Marine Wildlife Encyclopedia
Spotted Moray Gymnothorax moringa
Species ID: M.GMb
Description: A medium-sized snake-like fish with a smooth, muscular body covered in many small, overlapping black and white spots with a pale to white belly. This moray eel has a fairly large mouth with many sharp needle-like teeth. The dorsal and anal fins are edged with black. Males and females appear similar
Maximum Size: 1 m (6 ft)
Longevity: Approximately 10 years
Status: Not currently on the IUCN endangered species list
Spotted Moray Eel & People: The spotted moray eel is of minor importance as a food fish. However, it is commonly caught in fish traps and sold locally on a small scale either fresh or salted. It is also occasionally sold as an aquarium fish
Geographical Range: Found throughout the Caribbean, Gulf of Mexico, north to the Carolinas and south to Argentina. Also found in the mid-Atlantic islands
Coral Reef Zone: Found in the shore, back reef, reef flat, fore reef and drop-off zones
Favourite Habitat: Spotted moray eels inhabit shallow reef areas, rock rubble zones and even sea grass beds.
Depth: 0–200 m (0–656 ft)
A Day in The Life
Dawn: Hunting activity decreases and moray eels retreat into the reef to hide
Day: During the day spotted moray eels hide within the structure of the reef at one of several shelter sites. Their head can often be seen poking from a reef crack or hole
Dusk: Spotted moray eels leave their daytime shelters and begin hunting for prey
Night: Spotted moray eels hunt actively on coral reefs and in seagrass beds
Who Eats Who?
Spotted moray eels are coral reef predators with a varied diet, feeding on fish (such as parrotfishes, grunts, trumpetfish and snappers), crustaceans (such as crabs and lobsters) and molluscs (such as octopuses). Spotted moray eels also eat carrion and are known to be cannibalistic. Only very large reef creatures, such as the dog snapper and Nassau grouper, are known to feed on this species.
Scuba Diver & Snorkeler Best Practices
Select environmentally friendly dive operations: Go ‘green’ when booking dive and travel plans—use companies that follow and promote ecofriendly practices, and abide by local laws and regulations like paying user fees for the use of Marine Protected Areas (MPAs). You may wish to investigate staying at a hotel that practices energy conservation, and recycles and treats waste in a responsible way. Select only dive businesses that follow a policy of best practices in all activities related to diving.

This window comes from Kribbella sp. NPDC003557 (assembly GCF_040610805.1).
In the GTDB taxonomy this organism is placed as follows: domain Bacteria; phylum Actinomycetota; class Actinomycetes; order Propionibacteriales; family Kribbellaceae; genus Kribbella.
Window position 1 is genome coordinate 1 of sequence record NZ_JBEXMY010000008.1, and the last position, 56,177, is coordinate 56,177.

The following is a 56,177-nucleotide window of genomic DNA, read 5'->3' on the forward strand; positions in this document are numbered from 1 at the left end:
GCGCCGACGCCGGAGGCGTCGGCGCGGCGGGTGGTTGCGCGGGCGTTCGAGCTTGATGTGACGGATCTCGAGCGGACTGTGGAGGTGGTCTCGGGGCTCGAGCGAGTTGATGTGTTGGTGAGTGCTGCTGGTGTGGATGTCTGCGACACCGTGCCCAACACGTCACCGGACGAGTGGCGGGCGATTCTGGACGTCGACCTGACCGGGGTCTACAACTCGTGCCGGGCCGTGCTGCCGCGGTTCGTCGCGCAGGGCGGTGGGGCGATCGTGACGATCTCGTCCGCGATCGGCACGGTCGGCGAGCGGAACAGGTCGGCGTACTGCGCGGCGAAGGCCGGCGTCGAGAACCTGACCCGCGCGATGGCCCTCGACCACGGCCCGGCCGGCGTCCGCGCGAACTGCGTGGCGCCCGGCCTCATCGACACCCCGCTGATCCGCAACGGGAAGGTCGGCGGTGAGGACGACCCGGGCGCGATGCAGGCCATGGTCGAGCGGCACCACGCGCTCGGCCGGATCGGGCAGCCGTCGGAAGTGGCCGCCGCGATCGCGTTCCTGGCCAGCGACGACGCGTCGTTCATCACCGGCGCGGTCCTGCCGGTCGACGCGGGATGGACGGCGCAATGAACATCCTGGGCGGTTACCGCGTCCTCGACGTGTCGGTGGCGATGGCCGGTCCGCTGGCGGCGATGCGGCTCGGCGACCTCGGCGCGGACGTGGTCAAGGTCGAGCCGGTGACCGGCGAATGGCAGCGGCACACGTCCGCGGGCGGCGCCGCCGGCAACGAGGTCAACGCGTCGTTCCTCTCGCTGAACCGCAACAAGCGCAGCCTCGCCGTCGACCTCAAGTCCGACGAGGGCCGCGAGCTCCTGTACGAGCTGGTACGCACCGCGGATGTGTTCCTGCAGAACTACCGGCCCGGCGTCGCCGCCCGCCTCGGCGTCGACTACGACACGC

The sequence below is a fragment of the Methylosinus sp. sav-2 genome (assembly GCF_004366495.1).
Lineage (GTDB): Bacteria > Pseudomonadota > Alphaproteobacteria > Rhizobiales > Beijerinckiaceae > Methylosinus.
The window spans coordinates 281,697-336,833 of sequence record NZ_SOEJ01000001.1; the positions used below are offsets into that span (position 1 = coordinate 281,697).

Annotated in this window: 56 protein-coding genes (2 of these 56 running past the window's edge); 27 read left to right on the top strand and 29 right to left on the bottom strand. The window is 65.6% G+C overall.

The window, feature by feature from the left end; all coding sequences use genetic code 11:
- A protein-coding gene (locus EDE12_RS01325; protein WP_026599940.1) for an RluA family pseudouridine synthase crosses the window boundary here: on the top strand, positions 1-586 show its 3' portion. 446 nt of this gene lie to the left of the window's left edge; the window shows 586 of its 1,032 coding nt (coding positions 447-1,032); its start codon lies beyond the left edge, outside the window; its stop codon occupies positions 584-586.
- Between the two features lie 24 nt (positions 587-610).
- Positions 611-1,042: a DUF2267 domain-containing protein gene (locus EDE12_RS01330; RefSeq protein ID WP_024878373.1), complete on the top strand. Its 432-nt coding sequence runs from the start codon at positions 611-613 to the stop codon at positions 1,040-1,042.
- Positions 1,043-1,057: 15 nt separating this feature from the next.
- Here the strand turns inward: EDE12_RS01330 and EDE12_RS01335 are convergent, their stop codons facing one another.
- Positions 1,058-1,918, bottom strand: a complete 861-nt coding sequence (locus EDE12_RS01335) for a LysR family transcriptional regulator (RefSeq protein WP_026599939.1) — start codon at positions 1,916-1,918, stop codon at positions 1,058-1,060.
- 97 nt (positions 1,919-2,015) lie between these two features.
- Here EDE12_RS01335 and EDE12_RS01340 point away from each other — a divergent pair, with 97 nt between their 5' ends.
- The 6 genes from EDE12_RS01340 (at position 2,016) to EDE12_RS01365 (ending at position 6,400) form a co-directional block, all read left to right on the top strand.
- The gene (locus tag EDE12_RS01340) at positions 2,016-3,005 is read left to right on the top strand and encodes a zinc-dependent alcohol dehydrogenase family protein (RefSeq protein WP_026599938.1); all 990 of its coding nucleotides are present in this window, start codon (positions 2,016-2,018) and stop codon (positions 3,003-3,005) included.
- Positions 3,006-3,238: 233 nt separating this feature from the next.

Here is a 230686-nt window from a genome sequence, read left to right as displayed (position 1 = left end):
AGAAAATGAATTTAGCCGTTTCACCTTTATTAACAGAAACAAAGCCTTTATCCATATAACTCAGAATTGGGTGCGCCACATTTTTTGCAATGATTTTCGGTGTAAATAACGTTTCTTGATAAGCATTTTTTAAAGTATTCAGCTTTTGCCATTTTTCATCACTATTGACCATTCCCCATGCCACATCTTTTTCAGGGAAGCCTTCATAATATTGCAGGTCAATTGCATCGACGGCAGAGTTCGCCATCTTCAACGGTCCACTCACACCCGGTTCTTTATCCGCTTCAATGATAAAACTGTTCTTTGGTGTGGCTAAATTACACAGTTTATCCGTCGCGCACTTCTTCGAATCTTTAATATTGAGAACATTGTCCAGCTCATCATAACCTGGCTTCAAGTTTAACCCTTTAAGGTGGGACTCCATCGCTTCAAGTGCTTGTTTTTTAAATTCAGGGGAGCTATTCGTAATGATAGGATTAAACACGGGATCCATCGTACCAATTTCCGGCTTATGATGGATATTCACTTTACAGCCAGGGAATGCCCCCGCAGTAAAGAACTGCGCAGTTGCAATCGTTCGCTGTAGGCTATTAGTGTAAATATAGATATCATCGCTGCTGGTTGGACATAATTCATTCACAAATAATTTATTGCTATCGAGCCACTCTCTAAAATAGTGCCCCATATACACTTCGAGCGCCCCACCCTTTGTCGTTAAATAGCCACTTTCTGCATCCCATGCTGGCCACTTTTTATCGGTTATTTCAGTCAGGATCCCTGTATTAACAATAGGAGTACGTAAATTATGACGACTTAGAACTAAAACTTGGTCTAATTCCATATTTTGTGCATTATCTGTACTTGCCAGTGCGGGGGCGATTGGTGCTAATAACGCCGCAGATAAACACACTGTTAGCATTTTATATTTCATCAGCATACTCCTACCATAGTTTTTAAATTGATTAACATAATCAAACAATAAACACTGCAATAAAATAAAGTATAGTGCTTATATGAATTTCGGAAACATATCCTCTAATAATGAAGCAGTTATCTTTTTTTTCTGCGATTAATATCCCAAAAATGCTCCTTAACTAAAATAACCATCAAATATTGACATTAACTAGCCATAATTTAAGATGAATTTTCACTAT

Spotted moray eels are relatively bold and easily approached, but will retreat into the reef structure if threatened. Hand-fed morays can become quite aggressive towards divers and snorkelers and may bite in search of food.
Spotted moray eels are carnivores that hunt actively at night. Hunting trips can last anywhere from one hour to the entire night and may take morays over 100 m (300 ft) from their daytime shelter. While hunting, morays use mainly their sense of smell to locate food, since their eyesight is poor. Morays often prefer hunting on nights when seas are rough and visibility is low, giving them an edge over their prey. Moray eels grab prey in their jaws and some attempt to hold and crush their meal by wrapping around it, just like constricting snakes do on land. Some fish species, such as coney, graysby and soapfish, have been documented following moray eels as they hunt at night. As the moray eels move, they flush fish and crustaceans out of hiding, and predatory fish that follow moray eels may benefit from a free lunch in the process.
Observe, record & share:
O M.GMb-101 – Hunting: Moray eels move over the bottom like a snake, looking for prey
O M.GMb-102 – Grabbing prey: Morays must get very close to prey before grabbing it
O M.GMb-103 – Holding and crushing prey: Moray eels may hold and crush their prey in their coils
O M.GMb-104 – Hunting with moray eels: Predatory fish may hunt alongside spotted morays
Attack & Defense Behaviour